-By Warner Todd Huston
Michigan's union thugs have found a new way to hide their on-the-job union activism from the prying eyes of public transparency -- or at least they think they have. Activist school teachers are using their state-sponsored email accounts to discuss their strike ideas, their union work slow down ideas and other illegal activities but are claiming that these emails are "personal" and therefore should not be open to Freedom Of Information Act (FOIA) requests by the state's budget hawks, government transparency advocates, and the news media.
Michigan's Mackinac Center for Public Policy recently reported that the Michigan Education Association has sent out messages to its members that they should exclude any emails sent from school-owned email accounts in FOIA requests because they are "personal" emails and are legally not eligible for FOIA requests. The Mackinac Center discovered that MEA President Iris Salters sent an email to thousands of teachers school email accounts informing them of "crisis activities" and "work stoppages" and the folks at Mackinac wondered how many teachers used their official email accounts to plan activities that are illegal under Michigan law (strikes by teachers are illegal in Michigan).
So Mackinac sent out some FOIA requests to see what they could find. This action brought the email from the MEA's attorney telling teachers that their "personal emails" were not liable to be turned over in a FOIA request.
Naturally, the MEA's self-serving interpretation is wrong. These school emails are not personal emails under the law.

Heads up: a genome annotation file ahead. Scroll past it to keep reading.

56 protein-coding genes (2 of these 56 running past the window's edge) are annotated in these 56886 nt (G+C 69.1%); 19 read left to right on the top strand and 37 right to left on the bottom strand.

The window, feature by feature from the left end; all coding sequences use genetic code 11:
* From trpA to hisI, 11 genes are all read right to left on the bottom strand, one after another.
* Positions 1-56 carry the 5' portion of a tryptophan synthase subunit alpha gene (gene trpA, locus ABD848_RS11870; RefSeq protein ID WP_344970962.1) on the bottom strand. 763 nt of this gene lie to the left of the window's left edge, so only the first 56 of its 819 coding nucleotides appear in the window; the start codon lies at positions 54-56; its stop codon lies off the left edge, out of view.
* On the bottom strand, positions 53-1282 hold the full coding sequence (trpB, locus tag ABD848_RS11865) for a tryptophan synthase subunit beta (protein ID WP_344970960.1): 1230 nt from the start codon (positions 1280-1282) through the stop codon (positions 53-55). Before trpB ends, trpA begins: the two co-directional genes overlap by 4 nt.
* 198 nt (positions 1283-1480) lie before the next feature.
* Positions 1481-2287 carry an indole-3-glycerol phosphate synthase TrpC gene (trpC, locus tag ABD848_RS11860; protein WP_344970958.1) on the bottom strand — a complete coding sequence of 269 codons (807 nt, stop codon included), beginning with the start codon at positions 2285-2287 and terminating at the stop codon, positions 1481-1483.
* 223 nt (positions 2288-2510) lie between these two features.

But Robin Luce-Herrmann, general counsel to the Michigan Press Association, said she thinks Przybylowicz has an overbroad interpretation of the Court of Appeals ruling. Herrmann said emails in the Howell case involving teacher/union members and the administration were released pursuant to FOIA. She said the Court of Appeals ruling said that emails were not considered "public records" solely because they were in a teacher's email. Herrmann said emails related to "crisis activity" or "job action" involves teachers acting in their official capacity as public employers.
Mackinac hopes to clear this up with a motion filed to the Michigan Supreme Court requesting this be taken up.
But isn't this just like a union? Still using state funded facilities and state funded communications systems to hide the sort of activism that is not only illegal under Michigan law but will result in bloated budgets that taxpayers will be forced to pay for and all the while trying to hide that activism from the people.